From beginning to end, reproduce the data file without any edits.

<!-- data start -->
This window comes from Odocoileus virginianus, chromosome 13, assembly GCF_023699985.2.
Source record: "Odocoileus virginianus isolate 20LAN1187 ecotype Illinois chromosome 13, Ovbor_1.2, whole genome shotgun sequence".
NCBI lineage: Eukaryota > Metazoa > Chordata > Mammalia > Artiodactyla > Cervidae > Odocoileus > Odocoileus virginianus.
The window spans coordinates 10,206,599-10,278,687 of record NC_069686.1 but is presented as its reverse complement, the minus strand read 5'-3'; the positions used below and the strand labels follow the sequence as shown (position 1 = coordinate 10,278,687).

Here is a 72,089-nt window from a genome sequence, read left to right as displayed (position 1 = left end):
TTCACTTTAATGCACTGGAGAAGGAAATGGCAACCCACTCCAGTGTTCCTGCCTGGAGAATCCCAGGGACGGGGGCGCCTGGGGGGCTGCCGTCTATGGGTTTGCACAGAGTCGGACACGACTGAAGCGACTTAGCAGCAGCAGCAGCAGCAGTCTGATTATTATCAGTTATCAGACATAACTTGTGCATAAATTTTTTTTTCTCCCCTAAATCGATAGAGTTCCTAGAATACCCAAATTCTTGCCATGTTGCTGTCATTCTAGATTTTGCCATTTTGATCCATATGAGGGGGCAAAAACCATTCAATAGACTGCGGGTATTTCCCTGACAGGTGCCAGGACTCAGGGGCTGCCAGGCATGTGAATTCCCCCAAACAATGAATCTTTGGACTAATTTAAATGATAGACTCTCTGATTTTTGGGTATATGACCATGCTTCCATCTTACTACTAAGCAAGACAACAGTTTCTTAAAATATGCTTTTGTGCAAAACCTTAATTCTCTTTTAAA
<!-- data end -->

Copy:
This window comes from Odocoileus virginianus, chromosome 13, assembly GCF_023699985.2.
Source record: "Odocoileus virginianus isolate 20LAN1187 ecotype Illinois chromosome 13, Ovbor_1.2, whole genome shotgun sequence".
NCBI lineage: Eukaryota > Metazoa > Chordata > Mammalia > Artiodactyla > Cervidae > Odocoileus > Odocoileus virginianus.
The window spans coordinates 10,206,599-10,278,687 of record NC_069686.1 but is presented as its reverse complement, the minus strand read 5'-3'; the positions used below and the strand labels follow the sequence as shown (position 1 = coordinate 10,278,687).

Here is a 72,089-nt window from a genome sequence, read left to right as displayed (position 1 = left end):
TTCACTTTAATGCACTGGAGAAGGAAATGGCAACCCACTCCAGTGTTCCTGCCTGGAGAATCCCAGGGACGGGGGCGCCTGGGGGGCTGCCGTCTATGGGTTTGCACAGAGTCGGACACGACTGAAGCGACTTAGCAGCAGCAGCAGCAGCAGTCTGATTATTATCAGTTATCAGACATAACTTGTGCATAAATTTTTTTTTCTCCCCTAAATCGATAGAGTTCCTAGAATACCCAAATTCTTGCCATGTTGCTGTCATTCTAGATTTTGCCATTTTGATCCATATGAGGGGGCAAAAACCATTCAATAGACTGCGGGTATTTCCCTGACAGGTGCCAGGACTCAGGGGCTGCCAGGCATGTGAATTCCCCCAAACAATGAATCTTTGGACTAATTTAAATGATAGACTCTCTGATTTTTGGGTATATGACCATGCTTCCATCTTACTACTAAGCAAGACAACAGTTTCTTAAAATATGCTTTTGTGCAAAACCTTAATTCTCTTTTAAA